The rule of law for thee but not for me
Guest blogger Joshua Dunn is an associate professor of political science at the University of Colorado-Colorado Springs. In this post, originally published in the Colorado Springs Gazette, he dissects a judge's flawed ruling in a recent Colorado school funding case.
In a 2001 interview, a little-known state senator and law school professor from Illinois cautioned that courts are “poorly equipped” for making public policy. Pointing to problems with the legitimacy and ability of courts, particularly in the field of education, he advised seeking change through politics rather than through litigation. Sadly, both of Barack Obama’s concerns were exemplified in a Colorado state court decision last December.
In the long-running Lobato v. Colorado school finance case, Denver District Court Judge Sheila Rappaport declared that Colorado is underfunding education by more than $2 billion per year. She said that the seventeen-year-old Public School Finance Act violates the education clause of the state Constitution, which says that the state legislature shall provide a “thorough and uniform” system of public schools. She instructed the state legislature to design a school funding system that complies with her order. Although she did not specify a precise sum, her order indicated that billions of dollars of additional spending would be required every year.
Unfortunately for Rappaport, the Colorado Constitution consists of more than just the education clause. The Taxpayer’s Bill of Rights requires voter approval for tax increase. Voters must also approve spending increases which exceed the rate of inflation plus population growth. Another provision in the constitution, the Gallagher Amendment, limits residential property taxes.
As with any legal document, any interpretation of one part (such as the education clause) has to be consistent with other parts (such as the constitutional tax limitations).
Shockingly, Judge Rappaport claimed that “the interpretation of the Education Clause does not need to be harmonized with either TABOR or the Gallagher Amendment.” In other words, the judge believes she is free to ignore those inconvenient amendments.
To illustrate what a preposterous, and dangerous, position that is, imagine the U.S. Supreme Court saying that the President’s commander-in-chief powers did not have to be harmonized with the First Amendment’s guarantee of freedom of the press. Outrage would be the appropriate response.
Both TABOR and Gallagher were added to the constitution by the people of Colorado after the education clause. The people of Colorado thus have decided that the education clause must conform to the restrictions laid out in those amendments. The normal rule of interpretation is that if two provisions conflict, the latter-enacted one controls.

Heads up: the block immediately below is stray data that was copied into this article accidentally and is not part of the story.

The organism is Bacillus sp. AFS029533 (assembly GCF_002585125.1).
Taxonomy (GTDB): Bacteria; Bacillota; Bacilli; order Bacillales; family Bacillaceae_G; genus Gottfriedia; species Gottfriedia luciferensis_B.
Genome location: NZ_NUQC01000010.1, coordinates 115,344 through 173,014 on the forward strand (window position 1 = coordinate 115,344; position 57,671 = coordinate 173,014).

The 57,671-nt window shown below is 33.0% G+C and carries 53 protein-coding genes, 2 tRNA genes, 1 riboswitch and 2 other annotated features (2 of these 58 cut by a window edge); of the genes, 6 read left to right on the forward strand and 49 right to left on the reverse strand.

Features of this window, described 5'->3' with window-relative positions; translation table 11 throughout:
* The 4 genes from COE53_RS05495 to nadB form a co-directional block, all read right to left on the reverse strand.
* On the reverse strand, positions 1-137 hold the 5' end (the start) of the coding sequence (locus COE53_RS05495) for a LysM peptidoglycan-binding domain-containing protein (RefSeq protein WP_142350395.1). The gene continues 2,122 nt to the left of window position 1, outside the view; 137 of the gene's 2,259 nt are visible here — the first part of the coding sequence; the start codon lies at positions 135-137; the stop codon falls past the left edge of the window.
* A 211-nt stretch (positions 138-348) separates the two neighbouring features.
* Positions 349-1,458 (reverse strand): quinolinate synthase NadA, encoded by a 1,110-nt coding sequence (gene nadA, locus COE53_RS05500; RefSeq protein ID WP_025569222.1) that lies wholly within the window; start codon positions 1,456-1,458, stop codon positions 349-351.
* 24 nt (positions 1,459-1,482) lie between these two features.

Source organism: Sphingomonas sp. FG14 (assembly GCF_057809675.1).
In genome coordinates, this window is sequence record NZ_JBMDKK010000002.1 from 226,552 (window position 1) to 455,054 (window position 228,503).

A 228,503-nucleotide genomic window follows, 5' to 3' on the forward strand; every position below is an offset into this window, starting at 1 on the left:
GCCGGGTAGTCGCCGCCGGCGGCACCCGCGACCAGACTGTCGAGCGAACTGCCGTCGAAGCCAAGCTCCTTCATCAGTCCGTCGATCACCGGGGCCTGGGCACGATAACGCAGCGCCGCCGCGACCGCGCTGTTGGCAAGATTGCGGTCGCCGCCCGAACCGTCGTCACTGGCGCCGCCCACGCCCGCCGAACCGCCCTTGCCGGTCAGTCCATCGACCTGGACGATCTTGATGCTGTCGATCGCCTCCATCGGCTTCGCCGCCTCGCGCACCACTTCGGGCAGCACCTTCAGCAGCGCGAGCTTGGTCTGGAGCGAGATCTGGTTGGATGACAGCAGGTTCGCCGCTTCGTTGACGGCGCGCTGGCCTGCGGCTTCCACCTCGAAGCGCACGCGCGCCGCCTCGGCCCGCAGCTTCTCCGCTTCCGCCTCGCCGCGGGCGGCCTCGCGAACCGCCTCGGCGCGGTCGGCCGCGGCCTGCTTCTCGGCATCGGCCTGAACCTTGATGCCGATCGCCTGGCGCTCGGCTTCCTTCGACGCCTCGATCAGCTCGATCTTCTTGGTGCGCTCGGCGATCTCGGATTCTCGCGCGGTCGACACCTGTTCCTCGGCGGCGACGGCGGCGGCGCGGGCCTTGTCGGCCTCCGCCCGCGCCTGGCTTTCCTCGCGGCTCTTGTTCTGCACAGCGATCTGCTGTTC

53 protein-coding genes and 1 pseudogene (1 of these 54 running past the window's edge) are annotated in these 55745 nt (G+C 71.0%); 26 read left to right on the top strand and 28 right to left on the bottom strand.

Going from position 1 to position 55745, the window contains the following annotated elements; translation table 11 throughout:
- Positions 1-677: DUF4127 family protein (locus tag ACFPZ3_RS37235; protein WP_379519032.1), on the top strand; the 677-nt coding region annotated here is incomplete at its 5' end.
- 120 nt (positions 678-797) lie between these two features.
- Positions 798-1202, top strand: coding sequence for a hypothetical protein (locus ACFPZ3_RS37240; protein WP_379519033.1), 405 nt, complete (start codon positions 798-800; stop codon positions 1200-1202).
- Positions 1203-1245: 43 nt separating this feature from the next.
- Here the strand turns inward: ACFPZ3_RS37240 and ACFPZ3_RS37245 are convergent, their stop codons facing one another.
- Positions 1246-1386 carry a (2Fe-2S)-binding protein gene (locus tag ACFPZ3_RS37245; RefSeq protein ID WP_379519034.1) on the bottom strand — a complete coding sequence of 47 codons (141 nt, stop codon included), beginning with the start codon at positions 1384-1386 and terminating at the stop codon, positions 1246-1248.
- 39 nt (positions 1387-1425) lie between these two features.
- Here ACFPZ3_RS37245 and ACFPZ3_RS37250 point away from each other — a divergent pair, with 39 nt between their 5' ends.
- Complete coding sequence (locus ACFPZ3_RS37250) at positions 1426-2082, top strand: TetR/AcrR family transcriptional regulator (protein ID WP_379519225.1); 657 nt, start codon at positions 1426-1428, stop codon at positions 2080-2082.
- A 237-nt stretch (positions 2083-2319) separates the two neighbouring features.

In other words, the judge believes she is free to ignore those inconvenient amendments.
Simply put, the education clause cannot require what TABOR and Gallagher forbid. If the people of Colorado decide they do not like the limits, they are free to amend the constitution. But by saying that she can ignore the provisions by not “harmonizing” them with the education clause, Judge Rappaport has shown contempt both for the constitution and for the people of Colorado. Since she chose to ignore the constitution, this is not a disagreement over interpretation. Instead, she blatantly breached her constitutional duty. If the governor or any other constitutional officers sworn to uphold the state constitution had so scornfully and flagrantly violated their oath, the legislature could quite properly consider impeachment.
Her contempt, however, also points to the practical question of which institution should bear responsibility for making government funding decisions. Judge Rappaport unwittingly showed why God gave us legislatures.
In her Lobato opinion she said she could not consider the fact that “public education is not the only required or important state service.” In short, she was only going to consider education in isolation.
That is a luxury the state legislature does not have. In a world of limited resources, legislators must decide whether a dollar that could be spent on K-12 education would be better spent on roads, or Medicaid, or higher education, or prisons. Sane people do this everyday in their own lives when they consider whether their limited resources should be spent on their car, or house, or food. Ignoring this economic reality is the path to both personal and public insolvency.
Without voter approval for a tax increase, the only way for the legislature to comply with Judge Rappaport’s edict would be to eliminate almost every discretionary item in the state budget: to literally close every state prison, terminate all enforcement of environmental laws and all other laws, end all maintenance and construction of roads, and get rid of almost all the rest of the state government.
Alternatively, Colorado could withdraw from the joint state-federal Medicaid program, and leave poor people in Colorado with zero medical care.
None of these alternatives is a good idea, and none is really required by the constitution.
Sheila Rappaport’s anti-constitutional decision is politics, not law.
The state legislature has every right to treat her illegal edict with the same contempt with which she treats the constitution.
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About the Editor
Bernard Lee Schwartz Policy Fellow
Chris Tessone was a Bernard Lee Schwartz Policy Fellow and the Director of Finance of the Thomas B. Fordham Institute. He has strong interests in governance and education finance, especially teacher compensation and school facilities finance.
June 13, 2013